Nothing tastes quite like it does when it’s fresh from the garden.
Parkway Grill and its Gourmet Organic Garden have proven that mantra for nearly three decades, clinching down a loyal Pasadena fan base who count on the seasonal garden delectables to add the robust flair to the restaurant powerhouse’s California cuisine.
A hidden trove of more than 25 kinds of fruit, vegetables and herbs grow adjacent to the restaurant, as manicured rows of cabbages, peppers, chards, kale and tomatoes practically glow under the trestles of the plump passion fruit. The Parkway Grill’s garden was recently a recipient of the Pasadena Beautiful Foundation’s Commercial Design Awards, in conjunction with the Arroyo Chop House, for adding to the enhancement of Pasadena.
“It’s hard to believe, but this was all just an abandoned lot of weeds,” said Parkway Grill co-owner Gregg Smith recently, pausing in front of fragrant peppers. “Now we harvest a ‘backyard to table’ concept; it drives how we cook, using a seasonal, market-driven approach.”
Indeed, the garden has become Parkway’s namesake, and its produce helps make up about 35% of the entire menu specials that change daily, whether they are a slowly crafted vegetable ragout or mousse, or a simple salad of fresh greens.
The garden is 100% organic, with no pesticides or unnatural fertilizers used, just crops curated from “water, dirt and love,” said gardener Ruben Montiel, one of the chief “green thumbs” of the landscaping operation, who admits to also talking to the plants.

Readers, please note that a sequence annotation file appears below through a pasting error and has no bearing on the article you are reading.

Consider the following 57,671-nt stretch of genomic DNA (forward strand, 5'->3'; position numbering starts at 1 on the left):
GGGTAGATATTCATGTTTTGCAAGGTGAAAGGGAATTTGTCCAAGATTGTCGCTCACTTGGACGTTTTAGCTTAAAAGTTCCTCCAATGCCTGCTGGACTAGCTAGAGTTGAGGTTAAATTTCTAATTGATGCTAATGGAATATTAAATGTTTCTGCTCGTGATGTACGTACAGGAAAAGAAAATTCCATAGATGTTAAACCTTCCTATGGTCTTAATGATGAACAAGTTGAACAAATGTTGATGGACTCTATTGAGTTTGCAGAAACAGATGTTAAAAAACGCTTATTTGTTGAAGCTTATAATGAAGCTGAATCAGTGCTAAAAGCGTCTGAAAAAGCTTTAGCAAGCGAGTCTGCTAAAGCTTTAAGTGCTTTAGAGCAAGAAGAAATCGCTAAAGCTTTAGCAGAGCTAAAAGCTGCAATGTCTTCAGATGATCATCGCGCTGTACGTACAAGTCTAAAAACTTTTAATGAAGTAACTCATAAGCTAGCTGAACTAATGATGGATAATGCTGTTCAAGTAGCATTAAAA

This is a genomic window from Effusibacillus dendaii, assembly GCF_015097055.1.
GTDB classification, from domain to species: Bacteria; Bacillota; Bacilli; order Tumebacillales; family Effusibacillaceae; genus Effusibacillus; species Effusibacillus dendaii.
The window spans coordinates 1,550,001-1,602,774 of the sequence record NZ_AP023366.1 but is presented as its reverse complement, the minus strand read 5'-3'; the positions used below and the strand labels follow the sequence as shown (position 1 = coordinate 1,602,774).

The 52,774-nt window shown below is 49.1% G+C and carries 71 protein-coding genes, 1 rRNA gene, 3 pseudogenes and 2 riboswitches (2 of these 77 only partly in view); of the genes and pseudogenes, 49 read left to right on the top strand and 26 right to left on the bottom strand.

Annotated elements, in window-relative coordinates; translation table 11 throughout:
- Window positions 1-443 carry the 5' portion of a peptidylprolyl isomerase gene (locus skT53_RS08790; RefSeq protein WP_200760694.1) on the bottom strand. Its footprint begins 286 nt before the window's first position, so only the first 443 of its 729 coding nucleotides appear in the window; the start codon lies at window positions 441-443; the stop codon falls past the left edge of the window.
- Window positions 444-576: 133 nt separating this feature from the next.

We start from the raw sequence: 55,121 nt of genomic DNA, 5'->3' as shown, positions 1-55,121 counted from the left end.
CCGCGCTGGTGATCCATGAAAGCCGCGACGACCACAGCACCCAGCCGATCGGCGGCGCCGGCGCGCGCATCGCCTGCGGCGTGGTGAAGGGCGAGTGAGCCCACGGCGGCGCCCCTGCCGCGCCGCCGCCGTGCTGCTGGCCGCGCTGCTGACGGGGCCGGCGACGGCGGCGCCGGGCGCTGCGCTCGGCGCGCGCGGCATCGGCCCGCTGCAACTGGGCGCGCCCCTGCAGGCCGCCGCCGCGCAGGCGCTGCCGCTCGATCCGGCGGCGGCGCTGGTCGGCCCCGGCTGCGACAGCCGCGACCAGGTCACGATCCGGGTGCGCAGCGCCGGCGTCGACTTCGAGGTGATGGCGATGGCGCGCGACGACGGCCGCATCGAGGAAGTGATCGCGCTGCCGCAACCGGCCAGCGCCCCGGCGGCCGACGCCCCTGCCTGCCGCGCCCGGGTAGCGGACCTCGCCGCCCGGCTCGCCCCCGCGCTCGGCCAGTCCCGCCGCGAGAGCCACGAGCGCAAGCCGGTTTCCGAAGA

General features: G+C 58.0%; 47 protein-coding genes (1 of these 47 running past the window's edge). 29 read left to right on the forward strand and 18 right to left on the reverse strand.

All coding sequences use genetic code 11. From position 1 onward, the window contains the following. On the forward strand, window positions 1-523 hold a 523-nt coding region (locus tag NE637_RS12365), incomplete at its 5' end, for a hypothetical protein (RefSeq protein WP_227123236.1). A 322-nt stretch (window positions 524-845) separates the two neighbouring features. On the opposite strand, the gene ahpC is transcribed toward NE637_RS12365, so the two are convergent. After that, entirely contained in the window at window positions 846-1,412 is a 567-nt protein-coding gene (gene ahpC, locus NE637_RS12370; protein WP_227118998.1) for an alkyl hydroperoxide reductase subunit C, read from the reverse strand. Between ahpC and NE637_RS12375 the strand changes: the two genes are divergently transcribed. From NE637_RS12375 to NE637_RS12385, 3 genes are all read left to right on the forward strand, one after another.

“He must play music to them, too,” Smith said, laughing. “I don’t have a green thumb, but he sure does.”
When Gregg and his brother Bob Smith, co-owners of Smith Brothers Restaurant Corp., opened the Parkway Grill in 1984, the abandoned area in the back of the parking lot was “something of an eyesore,” Gregg Smith said, even garnering a few requests from the city to attend to the issue.
The Smiths, who know an opportunity when they see it, invested a hefty sum at the time, some $30,000, to completely raze the land, build terraces, irrigation and carefully — organically — cultivate the new earth and sow seeds. It took some trial and error, and time, to find the right combination of produce to reap returns.